What does it take to become an instructor? Every state has different regulations as to who can teach. For some, you have to have a certain number of years working experience. You may also be required to do a background check through your local police department. For some it is as easy as you were the first and only one to apply and got the job as the instructor.
Teaching is like no other profession. As a teacher, you will wear many hats. You will be a communicator, a disciplinarian, a conveyor of information, an evaluator, a classroom manager, a counselor, a member of many teams and groups, a decision-maker, a role-model, and an empathetic counselor, among other things.



Are you good explaining things?
Do you like to explain how something works, or how something happened? Being comfortable with explaining content to students is an essential skill for teachers.

Do you have patience?
There will be times when you will be tempted to scream or yell at your students, administrators, and so on. Good teachers are able to successfully resist this urge. Sometimes, teaching adults can be more challenging than children.

Do you have a sense of humor?
Research has consistently shown that good teachers have a sense of humor, and that they are able to use humor as part of their teaching methods. Humor, used properly, can be a powerful addition to any lesson.

Can you be Fair?
Instructors have to be able to assess students on the basis of performance, not on the student’s personal qualities.

Do you know what you are teaching?
For many spa instructors, that means having a broad range of knowledge in sufficient depth to convey the information in meaningful ways to the students.

Are you detail oriented?
If you are a disorganized person in your private life, you will find that teaching will probably be uncomfortable for you. At the very least, teachers must be organized in their professional and teaching duties. If you're not organized and are not detail oriented, teaching may not be the best choice of a profession for you.

Are you a good manager of time?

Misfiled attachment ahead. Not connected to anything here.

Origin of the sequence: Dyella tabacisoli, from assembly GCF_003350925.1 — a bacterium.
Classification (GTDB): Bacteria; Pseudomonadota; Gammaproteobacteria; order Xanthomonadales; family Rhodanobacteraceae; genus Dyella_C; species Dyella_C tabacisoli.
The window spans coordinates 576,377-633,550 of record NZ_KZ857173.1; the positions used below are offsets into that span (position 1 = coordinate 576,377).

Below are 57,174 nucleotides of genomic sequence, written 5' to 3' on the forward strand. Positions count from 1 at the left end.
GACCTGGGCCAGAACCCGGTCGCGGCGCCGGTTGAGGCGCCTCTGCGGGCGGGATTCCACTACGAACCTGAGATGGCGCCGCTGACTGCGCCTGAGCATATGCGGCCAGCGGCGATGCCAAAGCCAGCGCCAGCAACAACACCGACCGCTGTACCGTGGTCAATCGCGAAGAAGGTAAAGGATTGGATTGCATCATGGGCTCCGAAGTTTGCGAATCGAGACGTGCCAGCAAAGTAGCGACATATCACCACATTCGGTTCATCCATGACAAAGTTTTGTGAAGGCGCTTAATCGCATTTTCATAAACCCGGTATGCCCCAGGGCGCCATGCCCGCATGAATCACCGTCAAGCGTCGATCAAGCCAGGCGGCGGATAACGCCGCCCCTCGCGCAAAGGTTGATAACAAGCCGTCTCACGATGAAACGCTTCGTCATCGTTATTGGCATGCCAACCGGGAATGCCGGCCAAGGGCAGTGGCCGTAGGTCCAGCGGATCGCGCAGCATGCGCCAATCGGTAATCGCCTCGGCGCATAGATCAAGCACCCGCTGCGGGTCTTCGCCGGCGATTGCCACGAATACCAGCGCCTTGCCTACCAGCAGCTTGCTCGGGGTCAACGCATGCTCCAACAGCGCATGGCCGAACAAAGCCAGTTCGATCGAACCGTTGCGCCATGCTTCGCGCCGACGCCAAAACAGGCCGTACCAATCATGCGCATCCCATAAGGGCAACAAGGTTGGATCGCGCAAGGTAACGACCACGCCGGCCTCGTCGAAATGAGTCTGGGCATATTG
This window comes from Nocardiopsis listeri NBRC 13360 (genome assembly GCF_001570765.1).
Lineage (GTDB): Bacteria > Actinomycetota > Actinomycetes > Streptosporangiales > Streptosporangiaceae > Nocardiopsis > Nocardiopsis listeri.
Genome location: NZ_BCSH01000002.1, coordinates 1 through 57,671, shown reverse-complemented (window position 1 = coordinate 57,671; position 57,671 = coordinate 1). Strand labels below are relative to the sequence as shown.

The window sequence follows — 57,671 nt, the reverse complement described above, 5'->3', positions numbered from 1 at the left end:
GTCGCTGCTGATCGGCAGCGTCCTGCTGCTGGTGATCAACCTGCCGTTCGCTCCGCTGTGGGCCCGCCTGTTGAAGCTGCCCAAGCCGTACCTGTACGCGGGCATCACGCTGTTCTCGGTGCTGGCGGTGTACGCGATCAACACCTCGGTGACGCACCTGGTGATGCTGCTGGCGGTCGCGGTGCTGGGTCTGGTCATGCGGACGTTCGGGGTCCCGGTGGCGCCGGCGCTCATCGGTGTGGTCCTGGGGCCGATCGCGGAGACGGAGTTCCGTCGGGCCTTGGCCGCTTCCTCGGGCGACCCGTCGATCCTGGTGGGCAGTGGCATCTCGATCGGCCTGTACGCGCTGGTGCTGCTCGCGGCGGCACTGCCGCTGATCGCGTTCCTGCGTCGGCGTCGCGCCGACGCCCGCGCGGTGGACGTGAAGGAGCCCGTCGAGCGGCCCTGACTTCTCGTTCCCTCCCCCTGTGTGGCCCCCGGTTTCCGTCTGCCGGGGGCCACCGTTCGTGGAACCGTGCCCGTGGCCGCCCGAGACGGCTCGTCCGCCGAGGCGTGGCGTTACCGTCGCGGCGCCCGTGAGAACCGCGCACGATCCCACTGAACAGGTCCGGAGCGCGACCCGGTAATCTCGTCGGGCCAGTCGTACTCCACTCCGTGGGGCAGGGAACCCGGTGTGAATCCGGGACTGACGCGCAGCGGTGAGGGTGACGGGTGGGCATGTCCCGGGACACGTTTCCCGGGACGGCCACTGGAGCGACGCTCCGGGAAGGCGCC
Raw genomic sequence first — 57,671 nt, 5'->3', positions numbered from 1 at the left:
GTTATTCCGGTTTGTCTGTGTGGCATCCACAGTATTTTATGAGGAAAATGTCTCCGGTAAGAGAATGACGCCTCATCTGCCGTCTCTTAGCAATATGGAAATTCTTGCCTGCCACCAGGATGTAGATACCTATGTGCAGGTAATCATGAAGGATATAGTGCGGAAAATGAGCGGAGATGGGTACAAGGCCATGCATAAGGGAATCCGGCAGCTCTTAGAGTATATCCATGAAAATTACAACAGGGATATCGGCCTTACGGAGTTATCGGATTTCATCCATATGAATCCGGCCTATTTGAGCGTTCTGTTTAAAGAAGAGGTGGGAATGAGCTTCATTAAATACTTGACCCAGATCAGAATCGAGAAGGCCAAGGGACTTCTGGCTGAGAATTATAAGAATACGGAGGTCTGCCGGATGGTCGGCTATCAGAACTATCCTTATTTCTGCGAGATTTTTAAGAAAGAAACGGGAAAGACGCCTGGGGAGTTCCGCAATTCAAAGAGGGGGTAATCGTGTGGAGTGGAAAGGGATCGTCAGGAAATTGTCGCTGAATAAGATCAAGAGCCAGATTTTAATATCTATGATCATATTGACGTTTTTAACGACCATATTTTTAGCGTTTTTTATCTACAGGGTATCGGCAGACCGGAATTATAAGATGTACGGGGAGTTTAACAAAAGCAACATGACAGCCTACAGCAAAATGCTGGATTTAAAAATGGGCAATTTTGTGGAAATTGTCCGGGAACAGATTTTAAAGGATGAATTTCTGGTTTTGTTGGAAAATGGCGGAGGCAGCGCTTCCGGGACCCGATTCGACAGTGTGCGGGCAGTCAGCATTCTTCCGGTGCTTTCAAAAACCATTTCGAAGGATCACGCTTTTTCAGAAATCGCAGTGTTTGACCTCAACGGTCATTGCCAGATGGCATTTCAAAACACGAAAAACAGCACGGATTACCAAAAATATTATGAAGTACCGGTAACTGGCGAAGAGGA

Time is one of the most precious resources a teacher has. Good teachers have learned to use this resource wisely.
All of these qualities define some of the characteristics of good teachers. If it is not your goal to become a good teacher at the very least, perhaps thinking about the above will help you see other career alternatives. A good idea, when first making such a decision, is to talk with other instructors. Find out what they do, and what led them into teaching. Do a personal inventory of your own values, personality, preferences, and goals. Talk to other therapists about their school experience. This may also give you an idea if you want to work for that particular administration. Some schools give the teacher much freedom while others can be very corporate and structured.
Spa instructors must be proficient and have experience in all facets of our industry. By having a seasoned and gifted therapist teach, the student has an advantage of learning from the best of the best. The instructor’s role requires patience and the ability to demonstrate various treatments. If the instructor doesn’t feel confident in a particular machine or treatment, they should bring in a guest speaker to elaborate about the technique, such as, microdermabrasion. Many companies are willing to send out their educators and/or account managers to work with the school as they realize the importance of gaining the trust of the students right away. Many relationships are formed at school and the wise company will understand that the students will have buying power.
Not every person who wants to be a teacher should be a teacher. There is a huge difference between the ideal of teaching and the reality of the classroom. For those who do step up to lead our future therapists we salute you for making a difference in the spa industry.

Denise R. Fuller is a Licensed Aesthetician and Beauty Therapist Consultant, Educator, and Author for the aesthetic industry. Fuller is also the CEO of International Spa Importing Specialists. For more information please contact her at 888-566-4747.